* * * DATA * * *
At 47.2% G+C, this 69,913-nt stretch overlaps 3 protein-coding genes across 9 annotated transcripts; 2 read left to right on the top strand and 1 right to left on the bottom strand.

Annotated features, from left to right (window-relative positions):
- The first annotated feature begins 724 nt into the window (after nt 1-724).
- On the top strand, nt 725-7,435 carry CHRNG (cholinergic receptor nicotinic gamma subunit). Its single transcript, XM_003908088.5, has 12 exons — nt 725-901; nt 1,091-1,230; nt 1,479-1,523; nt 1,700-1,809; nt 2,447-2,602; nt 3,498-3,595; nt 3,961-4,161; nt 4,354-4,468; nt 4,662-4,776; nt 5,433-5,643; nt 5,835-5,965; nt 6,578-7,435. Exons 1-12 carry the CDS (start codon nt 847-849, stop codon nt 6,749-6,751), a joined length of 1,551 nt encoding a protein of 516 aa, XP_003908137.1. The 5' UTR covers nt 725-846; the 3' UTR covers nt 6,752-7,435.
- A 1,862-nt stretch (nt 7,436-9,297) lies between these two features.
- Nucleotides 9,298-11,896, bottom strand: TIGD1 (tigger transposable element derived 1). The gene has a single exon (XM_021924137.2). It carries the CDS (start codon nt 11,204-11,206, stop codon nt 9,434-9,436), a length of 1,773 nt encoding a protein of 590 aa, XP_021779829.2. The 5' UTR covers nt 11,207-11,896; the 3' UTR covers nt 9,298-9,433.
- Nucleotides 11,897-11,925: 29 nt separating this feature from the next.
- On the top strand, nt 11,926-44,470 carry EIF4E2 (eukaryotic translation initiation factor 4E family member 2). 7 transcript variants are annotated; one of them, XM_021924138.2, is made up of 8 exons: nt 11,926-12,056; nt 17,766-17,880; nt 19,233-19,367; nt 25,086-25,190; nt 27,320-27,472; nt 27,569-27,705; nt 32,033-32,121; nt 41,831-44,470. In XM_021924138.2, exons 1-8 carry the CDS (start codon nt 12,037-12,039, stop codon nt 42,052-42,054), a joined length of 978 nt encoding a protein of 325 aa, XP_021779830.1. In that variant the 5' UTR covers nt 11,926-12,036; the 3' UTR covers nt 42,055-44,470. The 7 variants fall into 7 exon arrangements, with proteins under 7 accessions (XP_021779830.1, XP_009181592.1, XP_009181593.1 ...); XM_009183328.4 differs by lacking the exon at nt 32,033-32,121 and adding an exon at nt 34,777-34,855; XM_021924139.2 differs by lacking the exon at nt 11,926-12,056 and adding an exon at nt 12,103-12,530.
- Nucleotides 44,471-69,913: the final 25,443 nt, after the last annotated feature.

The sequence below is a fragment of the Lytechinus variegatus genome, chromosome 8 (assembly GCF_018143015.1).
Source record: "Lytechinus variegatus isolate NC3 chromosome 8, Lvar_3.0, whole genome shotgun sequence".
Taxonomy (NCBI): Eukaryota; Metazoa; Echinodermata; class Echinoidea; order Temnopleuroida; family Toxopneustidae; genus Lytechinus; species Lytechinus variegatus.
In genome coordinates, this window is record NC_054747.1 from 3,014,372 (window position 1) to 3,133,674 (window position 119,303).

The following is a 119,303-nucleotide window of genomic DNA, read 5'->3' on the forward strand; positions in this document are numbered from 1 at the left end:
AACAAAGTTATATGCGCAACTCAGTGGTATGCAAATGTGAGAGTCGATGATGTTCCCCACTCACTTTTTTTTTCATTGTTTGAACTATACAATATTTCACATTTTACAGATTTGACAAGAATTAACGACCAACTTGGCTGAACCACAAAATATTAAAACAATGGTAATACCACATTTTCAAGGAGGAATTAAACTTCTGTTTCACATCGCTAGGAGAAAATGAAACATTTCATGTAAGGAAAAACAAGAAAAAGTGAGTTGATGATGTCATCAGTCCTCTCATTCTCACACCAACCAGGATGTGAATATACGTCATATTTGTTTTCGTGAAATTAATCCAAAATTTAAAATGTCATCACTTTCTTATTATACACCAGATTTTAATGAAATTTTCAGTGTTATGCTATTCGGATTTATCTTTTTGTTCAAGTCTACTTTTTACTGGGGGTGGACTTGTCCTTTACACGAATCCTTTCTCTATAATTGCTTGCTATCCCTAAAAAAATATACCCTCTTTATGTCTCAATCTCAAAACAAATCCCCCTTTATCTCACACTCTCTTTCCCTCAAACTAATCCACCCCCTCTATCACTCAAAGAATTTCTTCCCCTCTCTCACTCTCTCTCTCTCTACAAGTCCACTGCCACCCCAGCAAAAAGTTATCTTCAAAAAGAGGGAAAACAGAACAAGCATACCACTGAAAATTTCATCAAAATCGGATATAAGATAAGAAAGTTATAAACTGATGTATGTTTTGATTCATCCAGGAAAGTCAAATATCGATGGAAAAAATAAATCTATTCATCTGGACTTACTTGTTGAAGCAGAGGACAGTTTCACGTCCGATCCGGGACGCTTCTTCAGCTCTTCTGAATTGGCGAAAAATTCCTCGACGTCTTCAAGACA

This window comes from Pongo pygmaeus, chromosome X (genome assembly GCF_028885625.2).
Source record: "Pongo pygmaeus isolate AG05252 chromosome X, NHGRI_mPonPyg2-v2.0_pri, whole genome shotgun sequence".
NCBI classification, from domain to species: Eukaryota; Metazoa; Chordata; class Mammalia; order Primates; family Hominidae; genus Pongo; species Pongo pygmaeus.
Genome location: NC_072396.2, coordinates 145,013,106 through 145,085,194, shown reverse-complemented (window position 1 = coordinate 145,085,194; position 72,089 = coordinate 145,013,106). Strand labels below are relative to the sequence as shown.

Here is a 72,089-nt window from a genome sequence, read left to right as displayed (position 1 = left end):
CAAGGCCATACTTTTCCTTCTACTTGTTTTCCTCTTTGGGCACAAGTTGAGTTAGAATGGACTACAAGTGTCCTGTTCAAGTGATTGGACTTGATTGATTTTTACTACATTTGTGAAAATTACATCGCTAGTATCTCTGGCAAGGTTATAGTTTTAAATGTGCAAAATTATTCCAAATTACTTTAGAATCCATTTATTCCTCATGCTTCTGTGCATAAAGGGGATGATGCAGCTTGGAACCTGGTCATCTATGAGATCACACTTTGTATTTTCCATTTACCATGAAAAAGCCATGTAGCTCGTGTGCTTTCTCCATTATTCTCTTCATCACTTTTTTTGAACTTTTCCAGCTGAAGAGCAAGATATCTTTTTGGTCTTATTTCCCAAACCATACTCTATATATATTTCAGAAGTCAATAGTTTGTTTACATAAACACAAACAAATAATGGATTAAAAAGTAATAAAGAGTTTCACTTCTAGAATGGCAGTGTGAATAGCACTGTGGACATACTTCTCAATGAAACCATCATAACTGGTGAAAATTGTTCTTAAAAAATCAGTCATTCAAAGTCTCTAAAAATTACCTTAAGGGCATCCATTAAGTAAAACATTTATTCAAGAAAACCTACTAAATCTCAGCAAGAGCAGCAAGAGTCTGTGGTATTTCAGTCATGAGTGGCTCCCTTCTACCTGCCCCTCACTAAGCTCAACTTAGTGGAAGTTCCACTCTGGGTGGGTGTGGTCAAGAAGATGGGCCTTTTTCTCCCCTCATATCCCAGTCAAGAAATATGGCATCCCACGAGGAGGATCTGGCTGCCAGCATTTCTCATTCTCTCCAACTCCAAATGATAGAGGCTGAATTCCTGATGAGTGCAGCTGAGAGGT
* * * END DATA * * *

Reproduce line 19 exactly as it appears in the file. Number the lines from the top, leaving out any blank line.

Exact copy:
Genome location: NC_072396.2, coordinates 145,013,106 through 145,085,194, shown reverse-complemented (window position 1 = coordinate 145,085,194; position 72,089 = coordinate 145,013,106). Strand labels below are relative to the sequence as shown.